The Thin Months

What if you could only feed your family for 6-months out of the year?

In coffee-growing communities around the world – from Nicaragua to Rwanda to Sumatra – families confront hunger on a yearly basis due to a phenomenon known locally as, “los meses flacos,” or the thin months.

In Nicaragua and much of Central America, the coffee harvest begins in November and ends in late February. By the end of May, most families’ income from the harvest is largely depleted. This comes at a time when the price of their basic grains are at their highest of the year, due to the fact that these crops are not harvested until the autumn. This leaves coffee farming families 3-months when their financial resources are very limited and the price for their basic food staples are very high. Since most families in the area do not grow their own food, they deal with these months in 3-ways:
  1. by eating the same foods, but consuming less of them.
  2. by eating less expensive foods.
  3. by borrowing funds (i.e. going into debt) to purchase food.
These findings were revealed in summer of 2007 when the International Center for Tropical Agriculture (CIAT) interviewed over 179 coffee farmers to better understand the challenges and opportunities faced by small-scale coffee farming families.  When results of this interview were shared, organizations such as CESMACH, CECOCAFEN, PRODECOOP/CII-ASDENIC, Save the Children, Catholic Relief Services, Pueblo a Pueblo, Café Femenino, and Heifer International began to work from the ground-up, believing that the coffee farming families know better than anyone what the solutions to “Los Meses Flacos” should be.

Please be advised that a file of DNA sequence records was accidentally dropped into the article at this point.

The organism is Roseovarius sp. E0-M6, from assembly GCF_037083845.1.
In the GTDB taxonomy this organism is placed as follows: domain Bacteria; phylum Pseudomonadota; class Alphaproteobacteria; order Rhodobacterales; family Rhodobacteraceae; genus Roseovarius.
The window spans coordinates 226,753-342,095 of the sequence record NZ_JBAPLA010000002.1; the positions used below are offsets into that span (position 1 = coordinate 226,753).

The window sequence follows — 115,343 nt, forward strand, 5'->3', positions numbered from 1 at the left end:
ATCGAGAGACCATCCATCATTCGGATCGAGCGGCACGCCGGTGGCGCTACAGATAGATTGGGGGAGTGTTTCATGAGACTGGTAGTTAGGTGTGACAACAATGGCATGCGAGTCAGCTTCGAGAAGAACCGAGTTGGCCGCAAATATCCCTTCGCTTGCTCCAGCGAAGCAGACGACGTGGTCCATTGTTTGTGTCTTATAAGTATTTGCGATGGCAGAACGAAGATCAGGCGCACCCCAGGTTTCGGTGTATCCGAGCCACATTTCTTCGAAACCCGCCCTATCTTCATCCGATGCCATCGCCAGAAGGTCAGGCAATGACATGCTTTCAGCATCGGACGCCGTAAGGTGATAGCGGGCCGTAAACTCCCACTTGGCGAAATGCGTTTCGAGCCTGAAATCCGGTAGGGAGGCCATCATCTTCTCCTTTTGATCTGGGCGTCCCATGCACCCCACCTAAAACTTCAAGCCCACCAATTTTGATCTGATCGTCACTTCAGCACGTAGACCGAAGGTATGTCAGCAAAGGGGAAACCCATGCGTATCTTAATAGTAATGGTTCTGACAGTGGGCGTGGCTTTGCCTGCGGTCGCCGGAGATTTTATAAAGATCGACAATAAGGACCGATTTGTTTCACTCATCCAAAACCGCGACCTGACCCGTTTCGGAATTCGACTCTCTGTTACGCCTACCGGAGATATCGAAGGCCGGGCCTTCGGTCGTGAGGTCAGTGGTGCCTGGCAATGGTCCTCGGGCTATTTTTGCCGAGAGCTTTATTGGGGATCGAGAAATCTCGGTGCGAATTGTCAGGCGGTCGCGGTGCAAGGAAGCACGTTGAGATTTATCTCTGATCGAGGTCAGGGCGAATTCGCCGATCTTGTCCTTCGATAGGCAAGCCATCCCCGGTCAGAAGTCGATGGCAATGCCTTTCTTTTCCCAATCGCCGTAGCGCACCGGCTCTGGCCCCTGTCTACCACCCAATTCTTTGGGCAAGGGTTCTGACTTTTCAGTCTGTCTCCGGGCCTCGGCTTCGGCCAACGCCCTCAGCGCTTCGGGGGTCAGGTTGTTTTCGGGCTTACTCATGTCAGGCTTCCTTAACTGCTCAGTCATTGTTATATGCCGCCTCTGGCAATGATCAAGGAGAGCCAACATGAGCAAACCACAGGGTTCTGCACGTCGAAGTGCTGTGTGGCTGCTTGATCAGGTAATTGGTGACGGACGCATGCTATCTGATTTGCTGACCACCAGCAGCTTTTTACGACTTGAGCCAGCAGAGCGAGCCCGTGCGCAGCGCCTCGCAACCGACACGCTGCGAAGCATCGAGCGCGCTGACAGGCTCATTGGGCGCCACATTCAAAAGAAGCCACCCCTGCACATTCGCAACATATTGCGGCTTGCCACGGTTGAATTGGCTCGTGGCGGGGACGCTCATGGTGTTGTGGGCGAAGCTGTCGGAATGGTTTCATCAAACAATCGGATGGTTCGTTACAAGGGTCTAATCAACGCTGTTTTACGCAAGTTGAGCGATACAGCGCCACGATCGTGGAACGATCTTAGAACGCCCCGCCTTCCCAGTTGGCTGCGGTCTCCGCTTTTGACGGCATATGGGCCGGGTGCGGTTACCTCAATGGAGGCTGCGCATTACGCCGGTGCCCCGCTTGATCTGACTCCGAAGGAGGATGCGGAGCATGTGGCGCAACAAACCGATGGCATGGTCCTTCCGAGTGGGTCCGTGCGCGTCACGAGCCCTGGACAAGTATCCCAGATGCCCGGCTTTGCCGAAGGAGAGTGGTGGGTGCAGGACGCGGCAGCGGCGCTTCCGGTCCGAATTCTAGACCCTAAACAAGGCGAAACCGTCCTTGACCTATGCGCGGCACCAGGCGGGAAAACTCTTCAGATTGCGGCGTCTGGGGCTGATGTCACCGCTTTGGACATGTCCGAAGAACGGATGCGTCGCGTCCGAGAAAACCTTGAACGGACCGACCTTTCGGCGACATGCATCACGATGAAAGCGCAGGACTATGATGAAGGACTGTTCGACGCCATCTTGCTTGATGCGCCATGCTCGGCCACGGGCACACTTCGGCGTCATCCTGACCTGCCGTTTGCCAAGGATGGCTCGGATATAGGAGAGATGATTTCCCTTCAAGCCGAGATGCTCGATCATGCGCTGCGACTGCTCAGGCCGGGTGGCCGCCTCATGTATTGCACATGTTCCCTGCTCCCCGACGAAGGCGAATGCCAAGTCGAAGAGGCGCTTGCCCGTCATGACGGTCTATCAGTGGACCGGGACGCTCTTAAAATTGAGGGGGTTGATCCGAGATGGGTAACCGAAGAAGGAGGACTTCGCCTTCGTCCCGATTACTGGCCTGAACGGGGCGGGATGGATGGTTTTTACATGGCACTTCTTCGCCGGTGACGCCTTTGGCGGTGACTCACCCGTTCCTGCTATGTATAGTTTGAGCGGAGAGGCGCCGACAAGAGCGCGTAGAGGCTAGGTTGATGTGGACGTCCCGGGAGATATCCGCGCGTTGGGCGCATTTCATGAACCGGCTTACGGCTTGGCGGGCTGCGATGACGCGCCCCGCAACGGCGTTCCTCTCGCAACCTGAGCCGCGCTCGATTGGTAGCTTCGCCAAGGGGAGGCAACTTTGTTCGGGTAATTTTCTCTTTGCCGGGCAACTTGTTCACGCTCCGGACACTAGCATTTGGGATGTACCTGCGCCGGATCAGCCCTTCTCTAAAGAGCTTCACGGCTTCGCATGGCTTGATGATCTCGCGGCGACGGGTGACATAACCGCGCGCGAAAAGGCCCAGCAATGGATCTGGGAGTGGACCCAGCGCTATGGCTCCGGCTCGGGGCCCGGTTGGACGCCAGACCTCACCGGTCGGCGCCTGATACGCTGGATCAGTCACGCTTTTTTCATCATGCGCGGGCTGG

To help families develop sustainable approaches to overcoming this seasonal food insecurity, community-based projects have been initiated to directly impact the food security of coffee farming families by diversifying:
  1. land holdings to grow food to eat during the offseason.
  2. sources of income by selling other products.
When fully implemented, the combined efforts of these projects will touch approximately 20,800 families or about 110,098 people.  And yet, the struggle to fight hunger in the coffeelands continues.